Rio Tinto to invest US$170m for the next stage of the Simandou iron ore project in Guinea
Rio Tinto has advanced to the next stage of developing its world-class Simandou iron ore project in Guinea, approving US$170 million of further funding for mine, rail and port infrastructure work.
The $170 million investment - which comes on top of the US$650 million already spent on exploration, community development and evaluation studies - will take effect immediately, optimising the design of the mine, mine infrastructure, rail system and port facilities, as well as enabling further work on drilling operations.
Rio Tinto welcomes a recent acknowledgement from the Prime Minister of Guinea that, in order to make the project economic, it may consider an export route through Liberia. However, the current plan anticipates the construction of a mine at Simandou with an annual capacity of 95 million tonnes, a 650-kilometre dedicated industrial railroad passing through 21 km of tunnels traversing Guinea to the coast, a rail car-dumping facility and a four-berth wharf located 11 kilometres offshore from Matakang.
The $170 million investment will include initial work on upgrading the national road, including access from Forecariah to the port site, building the construction wharf at the port and building project facilities in Forecariah, including offices and a logistics base.
Announcing the decision, Rio Tinto Chief executive iron ore Sam Walsh said recent additional studies and analysis following the global financial crisis had produced a better mine to port option, enabling delivery to market of at least 95 million tonnes a year of a high-grade sinter fines product.
“Simandou will be the largest integrated iron ore mine and infrastructure project ever developed in Africa. Rio Tinto’s experience and expertise developing large-scale iron ore projects will be enable us to bring this complex project on-stream,” he said.
“This follows the signing of a binding agreement with the Chinese company Chalco last week, under which a joint venture to develop and operate the Simandou iron ore project will be established. We expect to start mining operations within five years. Additionally, while we now identify a 95 million-tonne operation as the optimal capacity for the initial development, we believe there is considerable scope to expand the project in subsequent years.”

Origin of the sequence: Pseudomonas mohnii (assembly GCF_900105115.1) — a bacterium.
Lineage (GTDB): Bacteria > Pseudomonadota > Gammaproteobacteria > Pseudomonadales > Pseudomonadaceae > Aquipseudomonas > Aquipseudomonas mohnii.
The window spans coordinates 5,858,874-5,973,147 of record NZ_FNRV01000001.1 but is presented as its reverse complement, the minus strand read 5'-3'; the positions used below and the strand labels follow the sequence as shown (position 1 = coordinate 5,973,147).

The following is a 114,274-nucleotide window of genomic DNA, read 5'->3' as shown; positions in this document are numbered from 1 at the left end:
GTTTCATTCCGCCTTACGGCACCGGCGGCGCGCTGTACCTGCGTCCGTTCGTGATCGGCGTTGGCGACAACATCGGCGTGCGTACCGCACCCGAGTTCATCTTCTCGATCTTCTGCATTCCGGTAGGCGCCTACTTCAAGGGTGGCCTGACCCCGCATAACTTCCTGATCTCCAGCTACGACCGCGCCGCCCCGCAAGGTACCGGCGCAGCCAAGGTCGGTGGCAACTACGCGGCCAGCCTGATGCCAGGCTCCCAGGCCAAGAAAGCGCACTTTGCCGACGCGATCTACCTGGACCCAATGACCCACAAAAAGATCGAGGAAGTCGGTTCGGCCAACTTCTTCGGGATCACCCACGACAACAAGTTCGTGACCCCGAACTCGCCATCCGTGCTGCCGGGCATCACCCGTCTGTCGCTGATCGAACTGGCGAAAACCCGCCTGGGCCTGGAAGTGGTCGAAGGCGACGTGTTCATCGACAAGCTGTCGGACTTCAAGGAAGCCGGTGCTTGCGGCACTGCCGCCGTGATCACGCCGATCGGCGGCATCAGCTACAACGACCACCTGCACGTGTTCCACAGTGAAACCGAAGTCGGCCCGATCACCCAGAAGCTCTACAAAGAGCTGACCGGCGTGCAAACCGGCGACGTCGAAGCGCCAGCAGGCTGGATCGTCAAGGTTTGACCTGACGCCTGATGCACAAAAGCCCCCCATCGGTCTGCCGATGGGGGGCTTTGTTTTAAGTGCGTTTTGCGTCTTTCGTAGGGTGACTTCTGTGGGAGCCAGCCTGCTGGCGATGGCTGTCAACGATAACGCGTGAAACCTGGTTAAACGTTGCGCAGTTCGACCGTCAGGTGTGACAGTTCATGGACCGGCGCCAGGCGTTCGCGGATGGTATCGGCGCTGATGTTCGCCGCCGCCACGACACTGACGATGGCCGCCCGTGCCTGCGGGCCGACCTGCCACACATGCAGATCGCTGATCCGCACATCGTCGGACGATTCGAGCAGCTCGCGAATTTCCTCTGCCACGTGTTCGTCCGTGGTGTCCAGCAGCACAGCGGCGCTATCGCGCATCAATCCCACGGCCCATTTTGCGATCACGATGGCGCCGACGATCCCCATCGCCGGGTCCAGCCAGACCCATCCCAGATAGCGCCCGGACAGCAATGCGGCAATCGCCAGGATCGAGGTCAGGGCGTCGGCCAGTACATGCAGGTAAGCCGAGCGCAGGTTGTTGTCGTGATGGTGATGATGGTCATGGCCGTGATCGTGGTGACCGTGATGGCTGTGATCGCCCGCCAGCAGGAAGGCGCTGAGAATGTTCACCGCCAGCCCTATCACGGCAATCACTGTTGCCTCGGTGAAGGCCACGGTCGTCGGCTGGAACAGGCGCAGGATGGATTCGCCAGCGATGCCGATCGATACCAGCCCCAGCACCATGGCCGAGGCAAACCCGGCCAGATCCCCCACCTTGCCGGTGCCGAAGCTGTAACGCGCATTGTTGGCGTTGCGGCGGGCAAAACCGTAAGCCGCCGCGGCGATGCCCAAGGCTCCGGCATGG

Steven Din, President and Managing director of the Simandou project, said. “This latest investment underlines our intention to expedite development of the project and to realise the benefits for the people of Guinea. It will employ thousands of Guineans during the construction phase and when the mine is operating. It is our goal to bring about a lasting positive impact for the Guinean economy.”
Rio Tinto and Chalco are determined to progress the project rapidly and are working with all stakeholders to expedite the process. This will be done in consultation with the Guinean Government.
Notes to editors
Following the formation of the JV between Rio Tinto and Chalco, Rio Tinto’s Simfer subsidiary will continue to be responsible for the development of the Simandou project. In addition to the sole funding provided by Chalco, the project will require significant additional development expenditure before it becomes fully operational.
The Guinean Government holds an option to buy up to 20 per cent of the project. The Government has recently expressed a willingness to exercise that option. Any interest acquired by the Guinean Government would proportionally reduce the effective holding in the project of Rio Tinto, Chalco and the World Bank’s IFC.
Simandou is a world-class iron ore mining project located in south-eastern Guinea. The project has completed initial feasibility studies and development work is progressing. Rio Tinto is partnered with the IFC, which holds a five per cent stake in the Simandou project. Chalco also contributes dedicated capability in the delivery of major projects and access to the infrastructure expertise and experience of other organisations in China.
Since the Mining Concession was granted in 2006, Rio Tinto has spent more than US$650 million on exploration, environmental, community development and evaluation work necessary to develop a world-class mine at Simandou. In addition to the substantial exploration effort, this has involved building up internal capacity and supporting infrastructure, particularly in the Beyla to Canga East area near the proposed mine site. The Simandou project employs more than 1,100 people in Guinea, including direct and indirect employees. The current mine, rail and port plan anticipates creating tens of thousands of jobs during the construction phase and more than 4,000 full-time jobs during the operational phase. The mine would be managed by Rio Tinto. Once fully operational, the mine is currently expected to produce about 95 million tonnes of high-grade iron ore annually, and satisfying demand in the China market will be a high priority.
About Rio Tinto
Rio Tinto is a leading international mining group headquartered in the UK, combining Rio Tinto plc, a London and NYSE listed company, and Rio Tinto Limited, which is listed on the Australian Securities Exchange.
Rio Tinto’s business is finding, mining, and processing mineral resources. Major products are aluminium, copper, diamonds, energy (coal and uranium), gold, industrial minerals (borax, titanium dioxide, salt, talc) and iron ore. Activities span the world but are strongly represented in Australia and North America with significant businesses in South America, Asia, Europe and southern Africa.
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